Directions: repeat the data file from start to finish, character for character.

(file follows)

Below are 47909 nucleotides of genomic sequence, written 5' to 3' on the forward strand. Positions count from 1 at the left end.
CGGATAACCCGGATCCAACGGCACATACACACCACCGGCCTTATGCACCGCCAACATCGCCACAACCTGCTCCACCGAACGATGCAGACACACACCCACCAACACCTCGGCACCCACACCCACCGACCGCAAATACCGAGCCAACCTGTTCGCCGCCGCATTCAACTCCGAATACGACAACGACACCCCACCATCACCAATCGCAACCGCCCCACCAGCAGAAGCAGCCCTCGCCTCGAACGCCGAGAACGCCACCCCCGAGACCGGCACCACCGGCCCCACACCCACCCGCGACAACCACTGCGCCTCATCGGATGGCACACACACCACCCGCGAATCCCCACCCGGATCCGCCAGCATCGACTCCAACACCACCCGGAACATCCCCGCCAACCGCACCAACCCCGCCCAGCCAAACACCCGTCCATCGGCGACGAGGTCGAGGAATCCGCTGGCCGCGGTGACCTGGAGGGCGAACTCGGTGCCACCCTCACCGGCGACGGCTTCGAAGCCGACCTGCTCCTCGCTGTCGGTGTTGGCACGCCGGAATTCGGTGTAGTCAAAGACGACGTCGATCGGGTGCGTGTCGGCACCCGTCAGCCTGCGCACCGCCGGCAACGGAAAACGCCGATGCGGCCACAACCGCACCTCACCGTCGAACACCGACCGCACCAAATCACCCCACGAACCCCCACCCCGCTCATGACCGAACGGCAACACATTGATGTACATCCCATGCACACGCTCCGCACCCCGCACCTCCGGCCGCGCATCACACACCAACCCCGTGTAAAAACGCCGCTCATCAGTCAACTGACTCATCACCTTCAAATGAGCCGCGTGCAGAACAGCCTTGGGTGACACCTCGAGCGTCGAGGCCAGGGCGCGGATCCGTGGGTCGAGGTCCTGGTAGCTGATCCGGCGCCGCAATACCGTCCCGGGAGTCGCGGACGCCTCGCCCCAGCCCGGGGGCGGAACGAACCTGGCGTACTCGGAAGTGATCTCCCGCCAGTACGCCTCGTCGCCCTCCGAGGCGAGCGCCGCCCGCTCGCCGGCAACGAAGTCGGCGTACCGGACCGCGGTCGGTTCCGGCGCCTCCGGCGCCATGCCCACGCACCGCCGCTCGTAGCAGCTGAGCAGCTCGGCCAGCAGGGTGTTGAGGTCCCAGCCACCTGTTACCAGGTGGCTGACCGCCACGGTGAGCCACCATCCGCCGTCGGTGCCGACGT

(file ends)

Below are 47909 nucleotides of genomic sequence, written 5' to 3' on the forward strand. Positions count from 1 at the left end.
CGGATAACCCGGATCCAACGGCACATACACACCACCGGCCTTATGCACCGCCAACATCGCCACAACCTGCTCCACCGAACGATGCAGACACACACCCACCAACACCTCGGCACCCACACCCACCGACCGCAAATACCGAGCCAACCTGTTCGCCGCCGCATTCAACTCCGAATACGACAACGACACCCCACCATCACCAATCGCAACCGCCCCACCAGCAGAAGCAGCCCTCGCCTCGAACGCCGAGAACGCCACCCCCGAGACCGGCACCACCGGCCCCACACCCACCCGCGACAACCACTGCGCCTCATCGGATGGCACACACACCACCCGCGAATCCCCACCCGGATCCGCCAGCATCGACTCCAACACCACCCGGAACATCCCCGCCAACCGCACCAACCCCGCCCAGCCAAACACCCGTCCATCGGCGACGAGGTCGAGGAATCCGCTGGCCGCGGTGACCTGGAGGGCGAACTCGGTGCCACCCTCACCGGCGACGGCTTCGAAGCCGACCTGCTCCTCGCTGTCGGTGTTGGCACGCCGGAATTCGGTGTAGTCAAAGACGACGTCGATCGGGTGCGTGTCGGCACCCGTCAGCCTGCGCACCGCCGGCAACGGAAAACGCCGATGCGGCCACAACCGCACCTCACCGTCGAACACCGACCGCACCAAATCACCCCACGAACCCCCACCCCGCTCATGACCGAACGGCAACACATTGATGTACATCCCATGCACACGCTCCGCACCCCGCACCTCCGGCCGCGCATCACACACCAACCCCGTGTAAAAACGCCGCTCATCAGTCAACTGACTCATCACCTTCAAATGAGCCGCGTGCAGAACAGCCTTGGGTGACACCTCGAGCGTCGAGGCCAGGGCGCGGATCCGTGGGTCGAGGTCCTGGTAGCTGATCCGGCGCCGCAATACCGTCCCGGGAGTCGCGGACGCCTCGCCCCAGCCCGGGGGCGGAACGAACCTGGCGTACTCGGAAGTGATCTCCCGCCAGTACGCCTCGTCGCCCTCCGAGGCGAGCGCCGCCCGCTCGCCGGCAACGAAGTCGGCGTACCGGACCGCGGTCGGTTCCGGCGCCTCCGGCGCCATGCCCACGCACCGCCGCTCGTAGCAGCTGAGCAGCTCGGCCAGCAGGGTGTTGAGGTCCCAGCCACCTGTTACCAGGTGGCTGACCGCCACGGTGAGCCACCATCCGCCGTCGGTGCCGACGT